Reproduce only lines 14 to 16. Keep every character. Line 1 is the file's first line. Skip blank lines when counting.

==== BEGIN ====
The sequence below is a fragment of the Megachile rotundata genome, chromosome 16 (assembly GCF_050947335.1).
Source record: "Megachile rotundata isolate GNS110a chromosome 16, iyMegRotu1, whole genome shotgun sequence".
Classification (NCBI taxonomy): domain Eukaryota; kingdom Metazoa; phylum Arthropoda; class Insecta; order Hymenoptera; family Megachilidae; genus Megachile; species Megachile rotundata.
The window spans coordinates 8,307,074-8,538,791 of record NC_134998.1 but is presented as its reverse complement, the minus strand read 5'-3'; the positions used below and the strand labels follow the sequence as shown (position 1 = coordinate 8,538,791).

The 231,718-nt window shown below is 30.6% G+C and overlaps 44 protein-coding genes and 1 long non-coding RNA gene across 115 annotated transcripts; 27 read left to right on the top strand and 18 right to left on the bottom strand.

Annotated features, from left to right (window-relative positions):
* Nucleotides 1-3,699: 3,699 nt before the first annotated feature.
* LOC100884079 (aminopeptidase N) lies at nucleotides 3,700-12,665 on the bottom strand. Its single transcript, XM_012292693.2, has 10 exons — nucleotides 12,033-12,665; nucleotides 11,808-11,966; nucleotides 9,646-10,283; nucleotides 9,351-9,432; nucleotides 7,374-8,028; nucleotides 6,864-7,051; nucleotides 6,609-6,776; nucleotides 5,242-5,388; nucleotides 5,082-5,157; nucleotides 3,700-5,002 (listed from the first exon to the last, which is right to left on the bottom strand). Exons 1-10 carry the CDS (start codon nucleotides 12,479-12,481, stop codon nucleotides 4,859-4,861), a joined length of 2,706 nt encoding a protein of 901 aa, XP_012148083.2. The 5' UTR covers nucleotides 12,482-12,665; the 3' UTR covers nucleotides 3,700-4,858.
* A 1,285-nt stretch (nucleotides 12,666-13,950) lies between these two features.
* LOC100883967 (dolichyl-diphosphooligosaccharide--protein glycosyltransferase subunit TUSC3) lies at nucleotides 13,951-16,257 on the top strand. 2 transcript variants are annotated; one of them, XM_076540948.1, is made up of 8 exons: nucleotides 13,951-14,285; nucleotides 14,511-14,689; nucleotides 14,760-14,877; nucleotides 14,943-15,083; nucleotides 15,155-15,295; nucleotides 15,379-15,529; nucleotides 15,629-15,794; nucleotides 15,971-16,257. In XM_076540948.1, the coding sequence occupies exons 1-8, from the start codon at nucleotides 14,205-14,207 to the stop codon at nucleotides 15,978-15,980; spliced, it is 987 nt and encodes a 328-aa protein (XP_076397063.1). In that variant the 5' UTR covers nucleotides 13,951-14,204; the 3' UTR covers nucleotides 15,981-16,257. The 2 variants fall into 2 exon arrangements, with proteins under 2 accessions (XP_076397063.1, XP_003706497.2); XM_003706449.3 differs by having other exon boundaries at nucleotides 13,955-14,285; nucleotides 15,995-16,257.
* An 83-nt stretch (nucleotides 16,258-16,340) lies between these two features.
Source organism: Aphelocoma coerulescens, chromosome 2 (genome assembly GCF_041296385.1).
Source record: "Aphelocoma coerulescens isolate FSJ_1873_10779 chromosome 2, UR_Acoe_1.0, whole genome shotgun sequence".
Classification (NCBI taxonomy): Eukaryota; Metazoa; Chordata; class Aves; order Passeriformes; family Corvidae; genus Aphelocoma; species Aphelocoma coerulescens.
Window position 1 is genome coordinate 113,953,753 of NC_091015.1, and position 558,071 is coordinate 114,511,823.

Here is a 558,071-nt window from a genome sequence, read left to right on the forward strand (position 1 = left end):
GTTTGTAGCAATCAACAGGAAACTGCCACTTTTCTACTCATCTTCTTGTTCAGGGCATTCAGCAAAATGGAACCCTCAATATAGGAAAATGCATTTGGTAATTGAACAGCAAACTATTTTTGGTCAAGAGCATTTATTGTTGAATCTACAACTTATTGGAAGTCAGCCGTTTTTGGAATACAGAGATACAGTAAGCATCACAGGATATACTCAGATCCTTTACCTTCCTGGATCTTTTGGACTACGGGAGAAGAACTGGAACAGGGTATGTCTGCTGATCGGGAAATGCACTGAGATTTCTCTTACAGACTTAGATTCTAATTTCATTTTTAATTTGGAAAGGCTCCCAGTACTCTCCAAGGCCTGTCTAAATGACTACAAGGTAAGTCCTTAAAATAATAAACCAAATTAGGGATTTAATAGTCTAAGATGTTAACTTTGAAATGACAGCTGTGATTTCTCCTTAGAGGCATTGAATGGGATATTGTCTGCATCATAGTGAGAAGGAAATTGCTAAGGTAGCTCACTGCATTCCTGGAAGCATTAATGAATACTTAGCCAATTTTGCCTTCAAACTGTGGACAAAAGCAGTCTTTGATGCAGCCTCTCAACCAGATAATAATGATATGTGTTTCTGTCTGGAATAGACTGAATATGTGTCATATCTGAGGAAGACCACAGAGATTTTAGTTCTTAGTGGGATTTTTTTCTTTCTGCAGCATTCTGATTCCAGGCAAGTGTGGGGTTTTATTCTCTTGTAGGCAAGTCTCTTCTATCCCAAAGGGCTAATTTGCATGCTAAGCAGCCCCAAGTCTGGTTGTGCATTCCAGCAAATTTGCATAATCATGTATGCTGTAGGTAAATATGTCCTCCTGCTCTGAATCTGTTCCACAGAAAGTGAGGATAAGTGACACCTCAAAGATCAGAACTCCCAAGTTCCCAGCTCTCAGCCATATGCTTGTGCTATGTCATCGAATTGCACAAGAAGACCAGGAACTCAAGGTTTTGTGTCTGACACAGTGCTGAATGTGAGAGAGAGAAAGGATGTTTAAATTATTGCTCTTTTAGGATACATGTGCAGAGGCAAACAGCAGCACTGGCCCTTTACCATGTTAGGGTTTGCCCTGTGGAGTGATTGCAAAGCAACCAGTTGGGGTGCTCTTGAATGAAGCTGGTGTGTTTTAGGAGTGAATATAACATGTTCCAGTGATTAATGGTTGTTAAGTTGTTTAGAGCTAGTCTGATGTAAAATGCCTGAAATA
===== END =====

Classification (NCBI taxonomy): Eukaryota; Metazoa; Chordata; class Aves; order Passeriformes; family Corvidae; genus Aphelocoma; species Aphelocoma coerulescens.
Window position 1 is genome coordinate 113,953,753 of NC_091015.1, and position 558,071 is coordinate 114,511,823.

Here is a 558,071-nt window from a genome sequence, read left to right on the forward strand (position 1 = left end):